Now, the film F to be processed through the processor as mentioned above is described.
The film F should carry the information about exposure conditions upon picture taking, for example, in the form of magnetic or optical signals. One exemplary film is shown in FIG. 2.
As shown in FIG. 2, film F is a length of strip including a series of rectangular frames or image areas 90 created by picture taking or exposure and a pair of lateral bands 91 and 92 defined transversely outward of the frames 90 and longitudinally extending along the opposite edges of the length of strip. The lateral band 91 is mainly used as an information recording or carrying site and often a magnetic recording portion in the form of a magnetic layer is formed. That is, the lateral band 91 on the front (emulsion side) or rear surface of film F is provided with a magnetic recording track 93 (shaded in FIG. 2). Bits of information relating to the exposure conditions during picture taking are recorded in the magnetic recording track 93 typically within the camera, preferably frame by frame.
The reading means 25 includes a magnetic head 251 located along the film path in alignment with the magnetic recording track 93. The film F is longitudinally passed across the head 251 so that the magnetic recording track 93 comes in contact with the head 251 whereby the head 251 reads the information in the track 93 to produce electrical signals.
The other lateral band 92 is provided with perforations 94 for feeding and indexing the film within the camera. Preferably the film contains up to 4 perforations, more preferably up to 2 perforations, most preferably 1 or 1/2 perforation per frame as shown in FIG. 2. It is to be noted that 1/2 perforation per frame means that the normal frame 90 shown in FIG. 2 is divided into half-size frames. The provision of up to 4 perforations per frame along only one lateral band 92 ensures that an extra area is available for forming the information carrying portion such as the magnetic recording track 93.
The information to be recorded in the magnetic recording track 93 includes the amount of over or under exposure of each exposed frame 90, especially with respect to the sensitivity of the film. More particularly, the information includes the prescribed data of the film including the sensitivity and type (for example, generally or professional, make, etc.) thereof, and the data of actual shooting of each frame including shutter speed, stop, LV (light value without strobe flashing), rear light, strobe flashing, light quantity of flashed strobe, and strobe-to-object distance. A selected one or more of such data can be utilized.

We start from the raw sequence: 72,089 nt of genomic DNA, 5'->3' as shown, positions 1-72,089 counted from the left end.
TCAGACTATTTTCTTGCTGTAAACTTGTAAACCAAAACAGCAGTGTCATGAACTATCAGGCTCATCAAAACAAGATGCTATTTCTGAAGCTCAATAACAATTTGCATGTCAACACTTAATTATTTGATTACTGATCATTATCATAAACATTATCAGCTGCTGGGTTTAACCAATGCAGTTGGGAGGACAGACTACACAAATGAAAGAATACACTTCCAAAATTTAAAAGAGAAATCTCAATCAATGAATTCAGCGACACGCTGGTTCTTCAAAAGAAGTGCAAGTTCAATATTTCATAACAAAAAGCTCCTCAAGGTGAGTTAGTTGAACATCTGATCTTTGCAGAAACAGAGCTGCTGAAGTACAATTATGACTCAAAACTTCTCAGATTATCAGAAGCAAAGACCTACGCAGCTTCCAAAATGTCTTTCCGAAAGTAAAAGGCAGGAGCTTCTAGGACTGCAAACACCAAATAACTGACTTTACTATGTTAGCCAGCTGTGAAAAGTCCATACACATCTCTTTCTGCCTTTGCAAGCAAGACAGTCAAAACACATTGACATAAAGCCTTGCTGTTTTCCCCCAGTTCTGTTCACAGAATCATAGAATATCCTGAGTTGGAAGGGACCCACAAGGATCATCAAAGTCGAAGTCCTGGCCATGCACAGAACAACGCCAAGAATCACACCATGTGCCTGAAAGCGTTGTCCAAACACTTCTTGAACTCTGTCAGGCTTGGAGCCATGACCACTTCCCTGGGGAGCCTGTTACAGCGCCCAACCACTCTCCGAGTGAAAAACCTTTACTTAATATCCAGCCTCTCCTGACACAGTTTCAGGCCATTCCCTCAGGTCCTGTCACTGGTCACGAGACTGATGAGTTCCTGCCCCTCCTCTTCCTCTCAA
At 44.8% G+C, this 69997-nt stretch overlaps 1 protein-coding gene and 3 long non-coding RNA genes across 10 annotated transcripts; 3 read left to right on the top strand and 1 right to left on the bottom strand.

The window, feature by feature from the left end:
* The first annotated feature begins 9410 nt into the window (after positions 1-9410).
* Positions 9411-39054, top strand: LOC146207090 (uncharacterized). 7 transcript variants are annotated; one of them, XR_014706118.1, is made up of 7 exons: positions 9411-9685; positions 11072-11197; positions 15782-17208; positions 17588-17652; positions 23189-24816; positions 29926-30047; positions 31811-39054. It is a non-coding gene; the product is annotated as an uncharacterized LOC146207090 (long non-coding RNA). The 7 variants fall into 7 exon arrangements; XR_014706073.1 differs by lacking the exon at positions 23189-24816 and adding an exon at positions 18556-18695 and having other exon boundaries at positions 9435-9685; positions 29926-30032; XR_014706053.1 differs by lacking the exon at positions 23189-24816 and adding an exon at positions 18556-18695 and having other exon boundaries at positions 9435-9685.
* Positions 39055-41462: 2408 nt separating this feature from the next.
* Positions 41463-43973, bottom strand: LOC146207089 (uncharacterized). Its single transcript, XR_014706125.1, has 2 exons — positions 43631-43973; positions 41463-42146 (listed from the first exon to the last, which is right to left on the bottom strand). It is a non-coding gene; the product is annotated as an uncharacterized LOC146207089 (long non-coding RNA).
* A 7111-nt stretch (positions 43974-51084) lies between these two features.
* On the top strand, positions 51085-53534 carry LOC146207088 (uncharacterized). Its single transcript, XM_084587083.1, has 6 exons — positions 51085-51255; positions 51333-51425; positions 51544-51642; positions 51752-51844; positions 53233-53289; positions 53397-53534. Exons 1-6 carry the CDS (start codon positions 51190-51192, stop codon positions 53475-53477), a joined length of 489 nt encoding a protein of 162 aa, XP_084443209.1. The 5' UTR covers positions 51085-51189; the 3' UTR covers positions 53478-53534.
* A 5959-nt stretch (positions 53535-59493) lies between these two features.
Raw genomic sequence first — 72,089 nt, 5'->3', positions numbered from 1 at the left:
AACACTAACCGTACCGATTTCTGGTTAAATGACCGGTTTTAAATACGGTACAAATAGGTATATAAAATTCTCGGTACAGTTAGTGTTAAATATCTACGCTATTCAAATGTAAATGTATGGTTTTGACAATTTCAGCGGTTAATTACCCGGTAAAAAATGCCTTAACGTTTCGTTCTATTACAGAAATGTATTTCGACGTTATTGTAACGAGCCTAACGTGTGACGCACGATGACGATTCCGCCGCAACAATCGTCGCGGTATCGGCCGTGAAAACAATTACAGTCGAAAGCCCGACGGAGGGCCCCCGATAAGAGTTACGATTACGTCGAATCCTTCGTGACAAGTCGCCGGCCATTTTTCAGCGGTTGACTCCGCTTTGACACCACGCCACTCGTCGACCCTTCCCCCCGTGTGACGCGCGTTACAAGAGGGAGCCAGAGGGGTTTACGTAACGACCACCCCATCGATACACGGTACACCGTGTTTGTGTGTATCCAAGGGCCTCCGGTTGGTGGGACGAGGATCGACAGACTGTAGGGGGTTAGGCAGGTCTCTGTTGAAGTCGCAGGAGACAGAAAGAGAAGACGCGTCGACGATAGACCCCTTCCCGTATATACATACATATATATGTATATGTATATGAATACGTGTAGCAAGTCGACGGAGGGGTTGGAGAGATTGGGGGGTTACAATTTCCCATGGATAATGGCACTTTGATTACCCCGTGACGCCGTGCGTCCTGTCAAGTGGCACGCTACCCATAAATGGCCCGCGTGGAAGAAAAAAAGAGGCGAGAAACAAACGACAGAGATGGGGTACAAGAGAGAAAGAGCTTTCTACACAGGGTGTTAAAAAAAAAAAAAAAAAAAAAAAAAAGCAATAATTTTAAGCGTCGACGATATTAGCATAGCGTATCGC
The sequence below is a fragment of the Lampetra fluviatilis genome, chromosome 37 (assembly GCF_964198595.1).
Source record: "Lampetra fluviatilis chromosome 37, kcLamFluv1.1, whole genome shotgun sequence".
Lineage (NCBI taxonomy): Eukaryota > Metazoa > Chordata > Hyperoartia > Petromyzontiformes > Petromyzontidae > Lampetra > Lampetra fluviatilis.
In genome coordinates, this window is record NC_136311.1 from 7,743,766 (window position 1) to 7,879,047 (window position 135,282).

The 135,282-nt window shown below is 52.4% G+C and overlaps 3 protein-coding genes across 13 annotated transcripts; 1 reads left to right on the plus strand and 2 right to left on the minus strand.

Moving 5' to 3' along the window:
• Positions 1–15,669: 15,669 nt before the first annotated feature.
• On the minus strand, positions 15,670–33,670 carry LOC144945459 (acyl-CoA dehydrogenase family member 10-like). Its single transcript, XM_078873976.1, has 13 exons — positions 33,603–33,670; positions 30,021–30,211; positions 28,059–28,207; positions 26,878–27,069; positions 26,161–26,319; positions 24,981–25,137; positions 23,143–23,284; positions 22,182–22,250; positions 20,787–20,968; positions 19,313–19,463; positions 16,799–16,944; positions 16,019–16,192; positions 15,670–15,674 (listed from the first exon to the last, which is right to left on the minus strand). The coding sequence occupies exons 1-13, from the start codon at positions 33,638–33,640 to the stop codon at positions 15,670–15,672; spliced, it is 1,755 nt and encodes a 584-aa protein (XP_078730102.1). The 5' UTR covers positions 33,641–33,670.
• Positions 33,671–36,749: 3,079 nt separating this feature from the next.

In addition to the above-mentioned information relating to film and its exposure, the magnetic recording track 93 may carry additional bits of information, for example, shooting data such as color temperature, object distance, lens focal length, object contrast, and shooting date, time, and place, film data such as the manufacturer, type and manufacturing date of film, and laboratory data such as developing conditions.
The film data may be borne on film at one or more sites, often at one site, for example, at the leading or trailing edge of the film.
Understandably, the construction of film is not limited to that shown in FIG. 2. For example, instead of the magnetic recording track 93, the information recording portion may be embodied by forming a transparent magnetic layer on the rear surface of film where the information can be recorded.
Various types of film can be processed according to the present invention, including color reversal film, color negative film, and black-and-white negative film, and if desired, micro film and direct radiographic paper. Either a length of film or a sheet of film is acceptable. The invention is advantageous when applied to a length of film because the exposure condition of each frame can be detected. The film may be of any desired size although it is most often of 35 mm wide.
Also contemplated herein is to magnetically or electrically record the information of film on a cassette P which is a container for the film. In this case, the cassette P is provided with a magnetic recording track as mentioned above or an IC memory where the information is recorded or stored. In the embodiment where the cassette P has information born thereon, the arrangement of FIG. 1 should be modified such that the reading means 25 is located in the loader 21 so as to face the cassette P near the lead-out port.